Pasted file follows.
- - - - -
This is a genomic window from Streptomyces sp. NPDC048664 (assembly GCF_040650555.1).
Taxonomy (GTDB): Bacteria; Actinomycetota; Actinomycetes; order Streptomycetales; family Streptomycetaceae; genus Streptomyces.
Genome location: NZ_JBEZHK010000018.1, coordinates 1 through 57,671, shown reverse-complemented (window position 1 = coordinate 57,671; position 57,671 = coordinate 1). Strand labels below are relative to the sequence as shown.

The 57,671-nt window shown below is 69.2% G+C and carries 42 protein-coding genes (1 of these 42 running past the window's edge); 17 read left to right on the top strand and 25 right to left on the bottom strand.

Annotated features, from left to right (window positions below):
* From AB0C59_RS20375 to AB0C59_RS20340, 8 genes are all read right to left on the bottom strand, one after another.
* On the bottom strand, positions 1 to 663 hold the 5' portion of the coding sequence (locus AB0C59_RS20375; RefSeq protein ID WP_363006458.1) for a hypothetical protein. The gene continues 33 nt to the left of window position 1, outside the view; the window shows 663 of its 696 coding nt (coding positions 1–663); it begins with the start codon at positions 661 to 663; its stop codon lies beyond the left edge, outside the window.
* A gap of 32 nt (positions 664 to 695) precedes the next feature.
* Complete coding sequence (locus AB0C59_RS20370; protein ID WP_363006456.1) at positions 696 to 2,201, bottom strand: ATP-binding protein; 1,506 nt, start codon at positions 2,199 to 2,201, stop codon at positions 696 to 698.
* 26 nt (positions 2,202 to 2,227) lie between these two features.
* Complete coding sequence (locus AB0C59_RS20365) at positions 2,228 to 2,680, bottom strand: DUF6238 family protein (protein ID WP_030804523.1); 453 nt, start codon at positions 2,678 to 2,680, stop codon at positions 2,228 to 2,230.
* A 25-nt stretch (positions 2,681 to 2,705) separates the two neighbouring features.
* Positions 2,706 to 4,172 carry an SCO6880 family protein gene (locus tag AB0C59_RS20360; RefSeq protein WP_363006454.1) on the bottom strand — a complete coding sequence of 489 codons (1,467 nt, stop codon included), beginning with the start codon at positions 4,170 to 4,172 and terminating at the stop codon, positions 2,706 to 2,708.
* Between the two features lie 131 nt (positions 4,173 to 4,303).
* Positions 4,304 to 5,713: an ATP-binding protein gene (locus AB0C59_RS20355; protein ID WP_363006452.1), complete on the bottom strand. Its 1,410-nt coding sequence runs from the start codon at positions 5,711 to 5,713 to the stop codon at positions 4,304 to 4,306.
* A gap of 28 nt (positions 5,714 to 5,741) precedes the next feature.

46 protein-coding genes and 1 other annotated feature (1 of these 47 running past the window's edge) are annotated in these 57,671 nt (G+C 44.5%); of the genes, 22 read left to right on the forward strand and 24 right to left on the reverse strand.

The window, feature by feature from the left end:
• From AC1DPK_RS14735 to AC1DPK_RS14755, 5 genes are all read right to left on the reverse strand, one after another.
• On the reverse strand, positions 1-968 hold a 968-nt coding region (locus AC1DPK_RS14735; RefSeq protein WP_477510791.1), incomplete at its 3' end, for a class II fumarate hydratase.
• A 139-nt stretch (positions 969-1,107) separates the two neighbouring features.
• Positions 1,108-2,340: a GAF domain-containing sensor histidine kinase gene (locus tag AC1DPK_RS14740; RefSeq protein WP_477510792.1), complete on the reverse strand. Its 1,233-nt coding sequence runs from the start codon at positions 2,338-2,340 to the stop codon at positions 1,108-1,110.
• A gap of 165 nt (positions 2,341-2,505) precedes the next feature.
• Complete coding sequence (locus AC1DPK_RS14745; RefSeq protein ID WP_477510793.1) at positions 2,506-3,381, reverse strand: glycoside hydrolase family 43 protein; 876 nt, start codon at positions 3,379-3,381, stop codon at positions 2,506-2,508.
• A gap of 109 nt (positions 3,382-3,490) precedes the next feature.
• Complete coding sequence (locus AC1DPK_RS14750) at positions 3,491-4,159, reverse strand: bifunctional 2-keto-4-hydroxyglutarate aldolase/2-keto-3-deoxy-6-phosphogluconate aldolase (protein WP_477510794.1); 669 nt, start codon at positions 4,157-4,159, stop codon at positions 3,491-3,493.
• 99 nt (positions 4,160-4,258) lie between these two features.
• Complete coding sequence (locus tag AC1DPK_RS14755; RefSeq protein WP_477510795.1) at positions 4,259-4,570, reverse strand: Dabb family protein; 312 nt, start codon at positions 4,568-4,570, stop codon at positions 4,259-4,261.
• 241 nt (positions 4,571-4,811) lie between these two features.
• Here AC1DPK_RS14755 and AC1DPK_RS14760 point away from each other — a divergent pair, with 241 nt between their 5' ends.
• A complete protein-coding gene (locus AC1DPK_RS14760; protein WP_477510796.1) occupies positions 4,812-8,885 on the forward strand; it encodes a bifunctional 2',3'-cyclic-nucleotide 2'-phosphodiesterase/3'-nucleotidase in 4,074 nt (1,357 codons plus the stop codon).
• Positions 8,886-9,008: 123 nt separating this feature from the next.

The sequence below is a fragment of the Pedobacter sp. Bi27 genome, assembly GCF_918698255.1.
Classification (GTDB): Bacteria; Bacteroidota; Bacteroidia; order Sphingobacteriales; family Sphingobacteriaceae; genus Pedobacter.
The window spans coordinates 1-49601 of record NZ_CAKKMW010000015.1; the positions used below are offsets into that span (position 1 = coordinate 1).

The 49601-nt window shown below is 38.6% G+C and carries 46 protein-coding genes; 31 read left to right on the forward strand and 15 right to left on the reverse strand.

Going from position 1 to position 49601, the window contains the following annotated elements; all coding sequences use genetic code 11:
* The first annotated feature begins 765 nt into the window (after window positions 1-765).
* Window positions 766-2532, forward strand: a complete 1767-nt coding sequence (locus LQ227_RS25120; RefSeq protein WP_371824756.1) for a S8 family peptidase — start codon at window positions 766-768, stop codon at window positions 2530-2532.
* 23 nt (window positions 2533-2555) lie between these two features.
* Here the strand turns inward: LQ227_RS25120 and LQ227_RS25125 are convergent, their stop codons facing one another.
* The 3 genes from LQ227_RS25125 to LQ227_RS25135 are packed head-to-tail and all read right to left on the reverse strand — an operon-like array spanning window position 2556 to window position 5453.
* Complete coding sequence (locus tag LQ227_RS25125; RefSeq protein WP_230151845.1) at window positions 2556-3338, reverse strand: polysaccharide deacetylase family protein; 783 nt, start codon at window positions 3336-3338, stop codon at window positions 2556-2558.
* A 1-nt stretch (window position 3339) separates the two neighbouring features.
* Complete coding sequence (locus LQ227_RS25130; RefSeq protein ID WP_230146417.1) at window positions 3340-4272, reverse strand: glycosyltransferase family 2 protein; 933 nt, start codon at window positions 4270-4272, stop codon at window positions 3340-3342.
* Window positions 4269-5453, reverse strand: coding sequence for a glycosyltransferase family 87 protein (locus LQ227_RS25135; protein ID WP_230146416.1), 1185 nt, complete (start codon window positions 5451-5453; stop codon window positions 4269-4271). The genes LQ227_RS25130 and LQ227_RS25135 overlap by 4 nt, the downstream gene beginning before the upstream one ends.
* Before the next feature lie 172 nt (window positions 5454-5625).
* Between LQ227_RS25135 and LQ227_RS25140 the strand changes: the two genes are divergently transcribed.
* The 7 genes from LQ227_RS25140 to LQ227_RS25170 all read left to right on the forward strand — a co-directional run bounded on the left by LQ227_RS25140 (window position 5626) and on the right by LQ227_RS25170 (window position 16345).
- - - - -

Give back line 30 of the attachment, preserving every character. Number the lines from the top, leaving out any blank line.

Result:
• Here AC1DPK_RS14755 and AC1DPK_RS14760 point away from each other — a divergent pair, with 241 nt between their 5' ends.